top of page
  • Writer's pictureMatthew Phillips

The Portfolio Struggle

In my mentoring sessions I hear a lot of concerns regarding portfolios. What should be on it? Does the URL need to be my name? What platform should I use? Should I have pictures of myself? Should I get straight to my work? The answers are, well, it's complicated. I'm going to do my best to explore some of these here.


The Point:

Generally I like to approach the problem just like we would any other UX project. First consider what the point of a portfolio is, and then who is the primary audience. A lot of people make the assumption that their portfolio is for them, a place to showcase themselves and their work, but the manner in which we do this is key. As one mentee said "we could all just go back to myspace in that case".


While the portfolio is a place to show your work and give a bit of information about yourself, you do have to keep in mind this is not your personal gallery or diary blog. The primary user of your portfolio should always be considered as someone looking to potentially hire you. As such, it is ideal to let them get to the meat of your site (your work/case studies) as quickly and easily as possible. Remember, they may have hundreds of applications to go through if this is a job you applied for.


In all honesty, this made me adhere strictly to a minimalist portfolio. Work front and center on the homepage, above the fold, getting directly to the point. I still advise this for anyone starting out fresh. But if you're here, then you can see I'm not quite doing that now. I do have an intro line, and a graphic above the fold. I have tried to make accessing my work a bit more visual and interactive. That is because at this point in my career I do have recruiters and companies coming to me now, so I can afford to be a bit more "playful" with my portfolio. At the same time, I have not gone all out and made a truly inspirational portfolio like some key examples you might see displayed on the internet. This is due to time, skill, and going back to the start of this section, the point. Sure, your portfolio might look amazing, but how is your work?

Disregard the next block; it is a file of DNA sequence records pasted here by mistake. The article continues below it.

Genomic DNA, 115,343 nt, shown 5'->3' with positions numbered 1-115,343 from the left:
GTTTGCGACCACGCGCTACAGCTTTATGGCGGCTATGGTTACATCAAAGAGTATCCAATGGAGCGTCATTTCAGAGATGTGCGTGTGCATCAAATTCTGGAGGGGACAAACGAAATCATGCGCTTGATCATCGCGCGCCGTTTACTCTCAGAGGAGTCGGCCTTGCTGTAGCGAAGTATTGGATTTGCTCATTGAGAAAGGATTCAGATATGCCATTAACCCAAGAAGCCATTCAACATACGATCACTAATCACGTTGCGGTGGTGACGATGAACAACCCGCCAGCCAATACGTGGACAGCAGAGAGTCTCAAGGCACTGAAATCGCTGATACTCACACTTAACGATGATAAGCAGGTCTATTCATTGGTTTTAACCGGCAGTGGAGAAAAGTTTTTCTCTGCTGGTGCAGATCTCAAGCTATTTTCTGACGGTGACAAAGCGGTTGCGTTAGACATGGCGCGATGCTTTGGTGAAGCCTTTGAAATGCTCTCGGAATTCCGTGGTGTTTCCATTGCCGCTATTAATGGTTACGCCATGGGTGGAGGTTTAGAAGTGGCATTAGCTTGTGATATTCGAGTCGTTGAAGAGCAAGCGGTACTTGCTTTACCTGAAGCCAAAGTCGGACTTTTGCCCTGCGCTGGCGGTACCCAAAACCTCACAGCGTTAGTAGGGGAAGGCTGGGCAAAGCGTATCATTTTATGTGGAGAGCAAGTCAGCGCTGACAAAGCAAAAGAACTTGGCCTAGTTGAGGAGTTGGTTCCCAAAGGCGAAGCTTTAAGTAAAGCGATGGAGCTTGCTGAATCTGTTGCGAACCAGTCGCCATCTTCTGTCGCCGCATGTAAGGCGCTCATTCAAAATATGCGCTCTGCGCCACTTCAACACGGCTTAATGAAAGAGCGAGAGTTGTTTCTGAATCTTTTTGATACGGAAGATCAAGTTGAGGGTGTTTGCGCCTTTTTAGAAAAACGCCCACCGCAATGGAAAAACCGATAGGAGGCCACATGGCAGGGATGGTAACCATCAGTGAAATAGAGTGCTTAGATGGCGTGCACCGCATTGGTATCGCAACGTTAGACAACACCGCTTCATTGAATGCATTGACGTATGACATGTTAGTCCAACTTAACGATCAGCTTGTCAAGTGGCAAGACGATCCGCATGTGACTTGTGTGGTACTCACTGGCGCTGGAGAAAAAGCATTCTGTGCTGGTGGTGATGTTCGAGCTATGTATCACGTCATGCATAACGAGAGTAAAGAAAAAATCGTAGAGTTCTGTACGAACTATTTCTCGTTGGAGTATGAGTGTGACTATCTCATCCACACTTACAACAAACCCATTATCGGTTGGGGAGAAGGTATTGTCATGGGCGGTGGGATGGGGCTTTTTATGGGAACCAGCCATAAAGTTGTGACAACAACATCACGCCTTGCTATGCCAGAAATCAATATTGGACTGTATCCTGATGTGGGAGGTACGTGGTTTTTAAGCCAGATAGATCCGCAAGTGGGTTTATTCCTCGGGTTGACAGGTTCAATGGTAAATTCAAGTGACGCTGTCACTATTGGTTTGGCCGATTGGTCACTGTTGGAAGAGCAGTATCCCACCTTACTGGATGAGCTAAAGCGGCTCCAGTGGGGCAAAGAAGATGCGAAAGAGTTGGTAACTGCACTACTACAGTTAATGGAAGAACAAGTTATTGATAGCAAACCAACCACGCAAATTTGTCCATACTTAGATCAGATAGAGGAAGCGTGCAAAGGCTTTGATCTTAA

The Content:


What should you include in a portfolio? Well, examples of your work of course. What else? Generally a bit about yourself, your resume in some format, and any extras you think employers may find beneficial. This could be other side projects you work on, hobbies, or maybe even organizations you are a part of. It is important to keep this as BONUS content, and not let it upstage or otherwise get in the way of showcasing your primary UX focused work.


When it comes to showcasing your work, there are many general layouts I have seen. For now I have gone with the very simplistic layout of introducing the project, the skills involved, and then incorporating a story of the project focused on 3 main sections - The Problem, The Process, and The Results. While it may be beneficial for me to go back and add some subsections to those 3 sections, I would say they are absolutely what you need to concern yourself with at a minimum. Sometimes a precursor like a backstory or a an epilogue like Next Steps can also be beneficial to the reader and show you have the ability to see a project beyond just its base scope.


The Editor:



So for my portfolio I used Wix (www.wix.com). I had a need to create multiple sites at the time and after trying Wix and Squarespace (www.squarespace.com) in 2020, I decided Wix was the more creative toolset and had a better price. Since then both (and other) products have evolved, so I highly recommend trying several of them before making a decision (and never underestimate the value of the 3-year term discounts with a coupon). I can see in regard to Wix, I am rather dissatisfied. It has a lot of quirks and at times bugs. When I went to update my portfolio in 2023, I had to "upgrade" to the "Editor X" (www.editorx.com) version of the Wix platform to get the control I needed to have my site laid out the way I wanted. Furthermore, the editor performed poorly at times within the browser despite me having an extremely powerful PC.